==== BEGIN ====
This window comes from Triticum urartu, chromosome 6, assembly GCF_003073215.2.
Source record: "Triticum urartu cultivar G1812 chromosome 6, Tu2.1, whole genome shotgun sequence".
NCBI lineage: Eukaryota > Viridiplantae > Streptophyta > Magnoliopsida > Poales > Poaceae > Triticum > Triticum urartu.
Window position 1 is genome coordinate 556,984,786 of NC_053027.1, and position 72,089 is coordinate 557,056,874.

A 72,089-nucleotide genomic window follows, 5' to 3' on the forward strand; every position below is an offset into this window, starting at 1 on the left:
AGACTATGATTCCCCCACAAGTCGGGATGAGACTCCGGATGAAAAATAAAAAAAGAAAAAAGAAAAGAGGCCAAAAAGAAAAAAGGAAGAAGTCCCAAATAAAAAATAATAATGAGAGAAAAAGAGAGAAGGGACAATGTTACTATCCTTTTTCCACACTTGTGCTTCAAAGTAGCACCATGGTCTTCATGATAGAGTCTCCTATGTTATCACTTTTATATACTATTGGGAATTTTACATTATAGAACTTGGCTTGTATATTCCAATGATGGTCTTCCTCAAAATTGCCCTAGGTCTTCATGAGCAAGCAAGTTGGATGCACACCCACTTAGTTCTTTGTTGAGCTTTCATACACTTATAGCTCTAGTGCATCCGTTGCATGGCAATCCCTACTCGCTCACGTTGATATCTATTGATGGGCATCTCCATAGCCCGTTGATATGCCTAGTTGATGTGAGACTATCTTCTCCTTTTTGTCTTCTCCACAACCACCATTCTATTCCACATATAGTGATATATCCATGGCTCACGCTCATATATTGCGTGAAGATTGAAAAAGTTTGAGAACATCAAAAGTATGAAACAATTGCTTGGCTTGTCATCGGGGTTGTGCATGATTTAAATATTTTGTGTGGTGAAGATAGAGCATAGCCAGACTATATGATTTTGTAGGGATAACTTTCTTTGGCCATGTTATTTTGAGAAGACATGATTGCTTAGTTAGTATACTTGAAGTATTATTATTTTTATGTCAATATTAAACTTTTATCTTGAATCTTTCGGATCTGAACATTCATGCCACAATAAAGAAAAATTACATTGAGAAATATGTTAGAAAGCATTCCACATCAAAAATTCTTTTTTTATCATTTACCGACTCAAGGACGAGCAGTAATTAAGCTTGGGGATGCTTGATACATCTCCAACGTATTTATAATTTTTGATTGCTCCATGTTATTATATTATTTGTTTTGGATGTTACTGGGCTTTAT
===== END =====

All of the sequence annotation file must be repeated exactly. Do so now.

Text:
This window comes from Triticum urartu, chromosome 6, assembly GCF_003073215.2.
Source record: "Triticum urartu cultivar G1812 chromosome 6, Tu2.1, whole genome shotgun sequence".
NCBI lineage: Eukaryota > Viridiplantae > Streptophyta > Magnoliopsida > Poales > Poaceae > Triticum > Triticum urartu.
Window position 1 is genome coordinate 556,984,786 of NC_053027.1, and position 72,089 is coordinate 557,056,874.

A 72,089-nucleotide genomic window follows, 5' to 3' on the forward strand; every position below is an offset into this window, starting at 1 on the left:
AGACTATGATTCCCCCACAAGTCGGGATGAGACTCCGGATGAAAAATAAAAAAAGAAAAAAGAAAAGAGGCCAAAAAGAAAAAAGGAAGAAGTCCCAAATAAAAAATAATAATGAGAGAAAAAGAGAGAAGGGACAATGTTACTATCCTTTTTCCACACTTGTGCTTCAAAGTAGCACCATGGTCTTCATGATAGAGTCTCCTATGTTATCACTTTTATATACTATTGGGAATTTTACATTATAGAACTTGGCTTGTATATTCCAATGATGGTCTTCCTCAAAATTGCCCTAGGTCTTCATGAGCAAGCAAGTTGGATGCACACCCACTTAGTTCTTTGTTGAGCTTTCATACACTTATAGCTCTAGTGCATCCGTTGCATGGCAATCCCTACTCGCTCACGTTGATATCTATTGATGGGCATCTCCATAGCCCGTTGATATGCCTAGTTGATGTGAGACTATCTTCTCCTTTTTGTCTTCTCCACAACCACCATTCTATTCCACATATAGTGATATATCCATGGCTCACGCTCATATATTGCGTGAAGATTGAAAAAGTTTGAGAACATCAAAAGTATGAAACAATTGCTTGGCTTGTCATCGGGGTTGTGCATGATTTAAATATTTTGTGTGGTGAAGATAGAGCATAGCCAGACTATATGATTTTGTAGGGATAACTTTCTTTGGCCATGTTATTTTGAGAAGACATGATTGCTTAGTTAGTATACTTGAAGTATTATTATTTTTATGTCAATATTAAACTTTTATCTTGAATCTTTCGGATCTGAACATTCATGCCACAATAAAGAAAAATTACATTGAGAAATATGTTAGAAAGCATTCCACATCAAAAATTCTTTTTTTATCATTTACCGACTCAAGGACGAGCAGTAATTAAGCTTGGGGATGCTTGATACATCTCCAACGTATTTATAATTTTTGATTGCTCCATGTTATTATATTATTTGTTTTGGATGTTACTGGGCTTTAT